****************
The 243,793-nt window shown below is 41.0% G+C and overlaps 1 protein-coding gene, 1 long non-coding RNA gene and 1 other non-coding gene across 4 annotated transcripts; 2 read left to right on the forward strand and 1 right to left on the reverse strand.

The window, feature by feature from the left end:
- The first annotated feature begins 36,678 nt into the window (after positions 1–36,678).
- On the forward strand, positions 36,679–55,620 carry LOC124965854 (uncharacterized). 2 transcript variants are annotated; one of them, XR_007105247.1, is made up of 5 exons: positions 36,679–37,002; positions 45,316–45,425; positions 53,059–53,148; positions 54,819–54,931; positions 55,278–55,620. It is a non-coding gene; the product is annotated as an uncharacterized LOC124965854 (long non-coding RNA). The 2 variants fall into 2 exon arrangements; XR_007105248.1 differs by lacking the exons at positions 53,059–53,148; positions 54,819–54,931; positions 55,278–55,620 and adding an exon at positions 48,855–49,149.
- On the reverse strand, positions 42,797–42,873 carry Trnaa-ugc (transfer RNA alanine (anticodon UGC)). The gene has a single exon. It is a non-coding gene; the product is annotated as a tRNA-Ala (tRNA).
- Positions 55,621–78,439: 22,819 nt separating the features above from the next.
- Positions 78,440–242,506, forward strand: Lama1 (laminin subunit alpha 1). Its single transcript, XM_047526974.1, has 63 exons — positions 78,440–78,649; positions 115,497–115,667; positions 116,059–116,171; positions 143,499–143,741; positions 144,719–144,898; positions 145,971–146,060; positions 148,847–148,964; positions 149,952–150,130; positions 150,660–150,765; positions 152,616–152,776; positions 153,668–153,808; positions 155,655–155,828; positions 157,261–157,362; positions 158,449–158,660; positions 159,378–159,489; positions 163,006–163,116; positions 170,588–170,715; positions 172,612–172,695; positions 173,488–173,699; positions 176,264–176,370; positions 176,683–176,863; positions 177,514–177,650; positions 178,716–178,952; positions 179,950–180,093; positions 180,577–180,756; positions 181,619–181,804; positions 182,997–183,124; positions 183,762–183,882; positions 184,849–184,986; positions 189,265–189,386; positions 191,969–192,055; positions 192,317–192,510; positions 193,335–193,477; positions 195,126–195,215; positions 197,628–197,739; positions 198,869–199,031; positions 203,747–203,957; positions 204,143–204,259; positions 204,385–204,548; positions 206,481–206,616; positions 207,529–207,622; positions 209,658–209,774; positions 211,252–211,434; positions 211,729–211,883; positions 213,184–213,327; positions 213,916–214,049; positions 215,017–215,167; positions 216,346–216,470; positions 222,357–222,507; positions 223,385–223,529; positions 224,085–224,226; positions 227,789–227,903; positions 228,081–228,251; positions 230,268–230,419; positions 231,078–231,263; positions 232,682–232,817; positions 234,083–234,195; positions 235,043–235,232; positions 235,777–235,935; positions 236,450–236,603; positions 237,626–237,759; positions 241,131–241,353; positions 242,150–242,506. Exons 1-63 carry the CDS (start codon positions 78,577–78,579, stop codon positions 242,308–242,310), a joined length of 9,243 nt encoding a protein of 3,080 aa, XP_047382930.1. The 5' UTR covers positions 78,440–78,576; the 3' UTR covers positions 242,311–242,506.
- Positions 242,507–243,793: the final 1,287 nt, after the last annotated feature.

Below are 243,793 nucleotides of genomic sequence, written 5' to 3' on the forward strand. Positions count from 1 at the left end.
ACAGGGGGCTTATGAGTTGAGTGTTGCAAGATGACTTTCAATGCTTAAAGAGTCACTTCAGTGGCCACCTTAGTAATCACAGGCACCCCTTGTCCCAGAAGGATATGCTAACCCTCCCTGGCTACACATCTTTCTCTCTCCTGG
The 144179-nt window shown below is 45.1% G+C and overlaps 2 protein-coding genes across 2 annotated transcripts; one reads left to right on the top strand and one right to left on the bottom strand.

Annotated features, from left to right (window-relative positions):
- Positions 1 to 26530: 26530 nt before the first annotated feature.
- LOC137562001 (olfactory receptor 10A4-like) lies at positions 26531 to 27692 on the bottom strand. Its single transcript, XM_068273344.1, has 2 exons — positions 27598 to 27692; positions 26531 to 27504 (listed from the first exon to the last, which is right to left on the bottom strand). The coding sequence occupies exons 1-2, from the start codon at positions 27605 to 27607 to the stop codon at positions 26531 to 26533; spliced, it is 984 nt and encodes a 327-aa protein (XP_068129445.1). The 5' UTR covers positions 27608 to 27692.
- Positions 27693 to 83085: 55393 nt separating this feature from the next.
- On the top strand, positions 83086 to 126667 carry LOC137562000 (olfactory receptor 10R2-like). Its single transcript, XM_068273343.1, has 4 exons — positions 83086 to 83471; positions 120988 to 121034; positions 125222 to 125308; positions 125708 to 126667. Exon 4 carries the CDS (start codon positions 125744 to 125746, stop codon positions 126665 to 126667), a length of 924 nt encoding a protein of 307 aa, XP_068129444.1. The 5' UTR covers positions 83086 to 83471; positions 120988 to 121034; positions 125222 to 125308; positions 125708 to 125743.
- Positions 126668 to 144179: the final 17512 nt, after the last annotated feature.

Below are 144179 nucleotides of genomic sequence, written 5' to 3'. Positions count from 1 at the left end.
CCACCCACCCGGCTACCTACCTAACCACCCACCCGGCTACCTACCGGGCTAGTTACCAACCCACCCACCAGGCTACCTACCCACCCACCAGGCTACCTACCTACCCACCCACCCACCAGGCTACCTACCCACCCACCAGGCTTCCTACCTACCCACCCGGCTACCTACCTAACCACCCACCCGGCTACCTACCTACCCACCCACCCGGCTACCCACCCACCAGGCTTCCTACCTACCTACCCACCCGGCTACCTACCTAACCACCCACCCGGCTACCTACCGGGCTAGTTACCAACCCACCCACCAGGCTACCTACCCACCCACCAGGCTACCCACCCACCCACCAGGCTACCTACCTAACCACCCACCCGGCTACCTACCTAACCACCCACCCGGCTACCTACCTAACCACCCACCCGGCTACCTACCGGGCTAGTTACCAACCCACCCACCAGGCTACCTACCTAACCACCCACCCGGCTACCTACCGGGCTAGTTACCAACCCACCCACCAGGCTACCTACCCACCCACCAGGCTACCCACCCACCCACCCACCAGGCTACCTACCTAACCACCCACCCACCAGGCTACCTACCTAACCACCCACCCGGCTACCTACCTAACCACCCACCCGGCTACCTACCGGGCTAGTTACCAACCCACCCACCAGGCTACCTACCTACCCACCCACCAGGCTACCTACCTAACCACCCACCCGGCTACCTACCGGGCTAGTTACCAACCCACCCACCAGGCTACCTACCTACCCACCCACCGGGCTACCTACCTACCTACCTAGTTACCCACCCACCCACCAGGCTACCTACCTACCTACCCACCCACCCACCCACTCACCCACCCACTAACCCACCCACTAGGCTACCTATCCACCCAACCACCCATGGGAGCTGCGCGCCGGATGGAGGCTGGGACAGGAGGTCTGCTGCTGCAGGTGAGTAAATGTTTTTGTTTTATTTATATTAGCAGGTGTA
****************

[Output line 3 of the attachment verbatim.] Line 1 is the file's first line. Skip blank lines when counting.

- The first annotated feature begins 36,678 nt into the window (after positions 1–36,678).